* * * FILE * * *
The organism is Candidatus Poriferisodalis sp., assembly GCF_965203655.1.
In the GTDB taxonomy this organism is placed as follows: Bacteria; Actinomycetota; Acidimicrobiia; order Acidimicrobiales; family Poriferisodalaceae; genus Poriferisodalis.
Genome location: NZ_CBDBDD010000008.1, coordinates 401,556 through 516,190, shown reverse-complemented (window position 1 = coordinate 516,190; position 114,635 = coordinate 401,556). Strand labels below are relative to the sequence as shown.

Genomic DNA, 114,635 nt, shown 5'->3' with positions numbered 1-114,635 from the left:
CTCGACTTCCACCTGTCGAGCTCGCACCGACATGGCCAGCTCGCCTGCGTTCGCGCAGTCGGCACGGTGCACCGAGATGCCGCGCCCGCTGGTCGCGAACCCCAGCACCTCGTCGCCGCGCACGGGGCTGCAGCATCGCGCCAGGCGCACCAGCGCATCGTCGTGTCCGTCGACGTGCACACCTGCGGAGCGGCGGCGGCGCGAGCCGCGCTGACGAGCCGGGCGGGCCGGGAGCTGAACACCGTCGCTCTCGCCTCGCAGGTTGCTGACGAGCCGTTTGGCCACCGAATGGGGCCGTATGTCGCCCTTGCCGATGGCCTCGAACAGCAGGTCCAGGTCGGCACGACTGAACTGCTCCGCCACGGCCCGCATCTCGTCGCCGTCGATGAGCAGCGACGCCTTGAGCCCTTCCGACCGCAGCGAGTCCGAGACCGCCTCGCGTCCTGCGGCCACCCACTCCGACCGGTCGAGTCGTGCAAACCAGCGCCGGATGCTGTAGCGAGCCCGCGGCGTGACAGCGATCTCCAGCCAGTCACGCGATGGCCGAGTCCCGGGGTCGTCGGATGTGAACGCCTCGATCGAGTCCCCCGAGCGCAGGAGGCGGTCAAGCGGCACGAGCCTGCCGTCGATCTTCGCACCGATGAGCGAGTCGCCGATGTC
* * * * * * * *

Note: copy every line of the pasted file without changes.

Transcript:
The organism is Candidatus Poriferisodalis sp., assembly GCF_965203655.1.
In the GTDB taxonomy this organism is placed as follows: Bacteria; Actinomycetota; Acidimicrobiia; order Acidimicrobiales; family Poriferisodalaceae; genus Poriferisodalis.
Genome location: NZ_CBDBDD010000008.1, coordinates 401,556 through 516,190, shown reverse-complemented (window position 1 = coordinate 516,190; position 114,635 = coordinate 401,556). Strand labels below are relative to the sequence as shown.

Genomic DNA, 114,635 nt, shown 5'->3' with positions numbered 1-114,635 from the left:
CTCGACTTCCACCTGTCGAGCTCGCACCGACATGGCCAGCTCGCCTGCGTTCGCGCAGTCGGCACGGTGCACCGAGATGCCGCGCCCGCTGGTCGCGAACCCCAGCACCTCGTCGCCGCGCACGGGGCTGCAGCATCGCGCCAGGCGCACCAGCGCATCGTCGTGTCCGTCGACGTGCACACCTGCGGAGCGGCGGCGGCGCGAGCCGCGCTGACGAGCCGGGCGGGCCGGGAGCTGAACACCGTCGCTCTCGCCTCGCAGGTTGCTGACGAGCCGTTTGGCCACCGAATGGGGCCGTATGTCGCCCTTGCCGATGGCCTCGAACAGCAGGTCCAGGTCGGCACGACTGAACTGCTCCGCCACGGCCCGCATCTCGTCGCCGTCGATGAGCAGCGACGCCTTGAGCCCTTCCGACCGCAGCGAGTCCGAGACCGCCTCGCGTCCTGCGGCCACCCACTCCGACCGGTCGAGTCGTGCAAACCAGCGCCGGATGCTGTAGCGAGCCCGCGGCGTGACAGCGATCTCCAGCCAGTCACGCGATGGCCGAGTCCCGGGGTCGTCGGATGTGAACGCCTCGATCGAGTCCCCCGAGCGCAGGAGGCGGTCAAGCGGCACGAGCCTGCCGTCGATCTTCGCACCGATGAGCGAGTCGCCGATGTC